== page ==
“I love the truth more than anything,” Beethoven wrote to Goethe 200 years ago. Of course, Goethe loved the truth as well, but in a rather glacial manner, at a distance. Beethoven’s love was passionate, urgent, unsettling; truth, to him, seems to have had something to do with God, with love itself, with justice and beauty. Certainly, these make up the elements of his music—sublime, sincere, and beautiful, beyond words.
Although his music is beautiful, Ludwig van Beethoven was not. His friends say that he was short, swarthy, solidly built, clumsy, and awkward, with a rather homely, pock-marked face. They also kindly mention his beautiful mane of hair and the brilliant whiteness of his teeth.
Beethoven was the son of a drunkard, knew abuse and privation from his earliest years, but was nurtured by people of discernment and influence who, early on, recognized his great gifts. Although he had a volatile temperament, there is evidence throughout his life of a generous heart.
At the age of 29, on the threshold of success, he wrote his brother: “If conditions improve, my art will be used only in the service of the poor.” He never married, although he was almost always in love, and friendships were difficult for him, invariably broken off from time to time and later put right.
The great cross he had to bear was assigned early, in his 26th year, as he began to lose his hearing and rapidly became stone deaf. His famous “Heiligenstadt Testament,” written in 1802, tells of despair and thoughts of suicide, but it also tells of a great miracle, a great revelation, the discovery of his unshakable strength, and a certainty that “it is impossible to leave the world until I have brought forth all that I feel is within me.”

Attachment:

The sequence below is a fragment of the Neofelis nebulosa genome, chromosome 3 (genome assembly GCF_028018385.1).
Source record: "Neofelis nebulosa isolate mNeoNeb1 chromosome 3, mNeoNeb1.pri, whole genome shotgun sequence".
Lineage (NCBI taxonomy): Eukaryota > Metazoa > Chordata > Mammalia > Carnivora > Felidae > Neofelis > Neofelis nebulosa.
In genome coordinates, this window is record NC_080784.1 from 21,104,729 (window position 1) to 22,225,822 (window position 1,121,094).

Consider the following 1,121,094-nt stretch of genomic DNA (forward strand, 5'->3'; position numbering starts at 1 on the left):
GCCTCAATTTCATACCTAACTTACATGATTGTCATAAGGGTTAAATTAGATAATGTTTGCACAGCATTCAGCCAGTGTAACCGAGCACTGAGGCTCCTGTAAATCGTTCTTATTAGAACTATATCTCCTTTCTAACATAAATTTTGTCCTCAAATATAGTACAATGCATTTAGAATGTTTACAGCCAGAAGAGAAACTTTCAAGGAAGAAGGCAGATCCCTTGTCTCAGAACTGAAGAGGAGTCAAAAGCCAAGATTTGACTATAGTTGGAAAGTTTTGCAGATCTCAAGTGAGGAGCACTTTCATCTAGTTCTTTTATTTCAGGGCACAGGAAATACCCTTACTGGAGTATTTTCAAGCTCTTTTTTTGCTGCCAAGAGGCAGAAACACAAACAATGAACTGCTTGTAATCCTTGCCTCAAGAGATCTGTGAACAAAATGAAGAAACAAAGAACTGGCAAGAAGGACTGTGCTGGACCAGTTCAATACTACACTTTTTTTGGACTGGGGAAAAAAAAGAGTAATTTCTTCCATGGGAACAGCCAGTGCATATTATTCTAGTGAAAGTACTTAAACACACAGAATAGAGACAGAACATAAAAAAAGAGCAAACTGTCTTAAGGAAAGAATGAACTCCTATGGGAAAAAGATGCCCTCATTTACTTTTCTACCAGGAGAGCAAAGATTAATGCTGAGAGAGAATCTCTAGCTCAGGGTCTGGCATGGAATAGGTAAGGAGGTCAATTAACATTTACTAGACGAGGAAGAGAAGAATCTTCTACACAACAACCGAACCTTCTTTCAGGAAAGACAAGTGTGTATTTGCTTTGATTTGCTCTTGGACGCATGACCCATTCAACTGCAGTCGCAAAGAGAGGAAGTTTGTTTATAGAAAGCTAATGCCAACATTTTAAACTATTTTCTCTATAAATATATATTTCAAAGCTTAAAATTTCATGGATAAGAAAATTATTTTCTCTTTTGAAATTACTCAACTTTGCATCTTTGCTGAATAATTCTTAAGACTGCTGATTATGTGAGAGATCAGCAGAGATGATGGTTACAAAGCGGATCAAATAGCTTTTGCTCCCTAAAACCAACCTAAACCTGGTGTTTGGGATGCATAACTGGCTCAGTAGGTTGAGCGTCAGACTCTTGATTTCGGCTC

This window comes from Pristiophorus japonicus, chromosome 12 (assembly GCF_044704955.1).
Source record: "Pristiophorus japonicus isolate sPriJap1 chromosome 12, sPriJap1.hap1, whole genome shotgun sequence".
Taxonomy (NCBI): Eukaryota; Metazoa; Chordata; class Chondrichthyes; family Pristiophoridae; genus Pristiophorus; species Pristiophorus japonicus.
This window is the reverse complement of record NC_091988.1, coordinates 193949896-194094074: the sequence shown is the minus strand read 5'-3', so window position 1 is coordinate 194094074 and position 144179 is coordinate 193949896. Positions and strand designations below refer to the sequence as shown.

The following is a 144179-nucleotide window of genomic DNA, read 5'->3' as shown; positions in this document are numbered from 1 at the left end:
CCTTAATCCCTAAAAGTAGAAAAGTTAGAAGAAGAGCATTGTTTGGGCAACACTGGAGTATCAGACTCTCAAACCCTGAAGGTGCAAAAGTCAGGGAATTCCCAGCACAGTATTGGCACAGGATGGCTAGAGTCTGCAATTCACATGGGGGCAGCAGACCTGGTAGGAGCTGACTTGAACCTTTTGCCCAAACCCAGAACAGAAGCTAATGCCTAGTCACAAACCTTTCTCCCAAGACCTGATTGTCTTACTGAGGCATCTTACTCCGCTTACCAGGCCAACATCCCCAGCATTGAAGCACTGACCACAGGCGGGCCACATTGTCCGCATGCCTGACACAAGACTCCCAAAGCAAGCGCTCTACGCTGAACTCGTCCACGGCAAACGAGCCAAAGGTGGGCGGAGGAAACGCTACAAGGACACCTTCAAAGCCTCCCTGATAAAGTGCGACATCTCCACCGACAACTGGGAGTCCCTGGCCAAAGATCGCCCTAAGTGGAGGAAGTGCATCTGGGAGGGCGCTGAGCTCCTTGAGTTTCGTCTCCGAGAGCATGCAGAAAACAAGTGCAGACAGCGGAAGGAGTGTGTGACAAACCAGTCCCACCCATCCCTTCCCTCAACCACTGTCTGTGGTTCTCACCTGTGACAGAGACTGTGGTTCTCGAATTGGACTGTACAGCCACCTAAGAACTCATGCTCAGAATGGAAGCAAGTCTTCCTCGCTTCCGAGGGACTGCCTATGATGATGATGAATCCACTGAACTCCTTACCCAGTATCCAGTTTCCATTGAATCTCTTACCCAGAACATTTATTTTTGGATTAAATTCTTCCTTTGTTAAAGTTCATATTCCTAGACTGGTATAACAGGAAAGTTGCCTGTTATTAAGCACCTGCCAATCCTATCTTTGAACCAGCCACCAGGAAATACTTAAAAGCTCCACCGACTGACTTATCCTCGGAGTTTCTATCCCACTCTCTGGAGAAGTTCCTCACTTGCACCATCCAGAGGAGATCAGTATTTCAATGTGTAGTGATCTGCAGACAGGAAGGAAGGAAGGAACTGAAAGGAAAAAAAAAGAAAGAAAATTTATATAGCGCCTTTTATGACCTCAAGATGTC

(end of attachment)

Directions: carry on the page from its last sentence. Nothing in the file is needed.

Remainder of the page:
What was within him, his sublime music, was not written for classrooms, or scholars, or critics. It was written for the human heart and precludes either analysis or criticism. When considering some of his masterpieces in sequence, however, one finds an overview of his growth, not only as a man of genius but simply as a man. It reveals the expansion of a great soul, its steady course through youthful hopes, struggles, and victories to the final, wordless conversations with the Being to whom he prayed his entire life.
The song that begins “How glorious is nature, illumined before me” was composed when Beethoven was 19. It is the song of a young spirit, fearless and, with good reason, full of the highest hopes. One senses the same atmosphere in the chamber music of that early time, a reflection of the world in which he moved—the last decades of the 18th century, the age of enlightenment of symmetry, logic, and clarity.
The following years were the years of Romanticism, where music became less abstract and more personal. Forms were less rigid. The dramatic climate rose, and emotions, especially the emotions of the composer himself, took a prominent place in the music he produced. The “Choral Fantasy for Piano, Orchestra and Chorus” comes to mind. It is an exuberant hymn to nature and to the possibility of mankind’s achieving peace and happiness in this life. It is remarkable that such a work was written during the onset of his deafness.
Beethoven’s only opera, “Fidelio” was also conceived in this period, establishing a scenario that becomes familiar in many subsequent works, especially in the slow movements of his string quartets and piano sonatas: strife, an appeal to God for help, and an inevitable resolution with its attendant joy. The greatest examples of this, incomparable in their power, are to be found in the last act of “Fidelio,” and the “Ode to Joy” that closes the Ninth Symphony.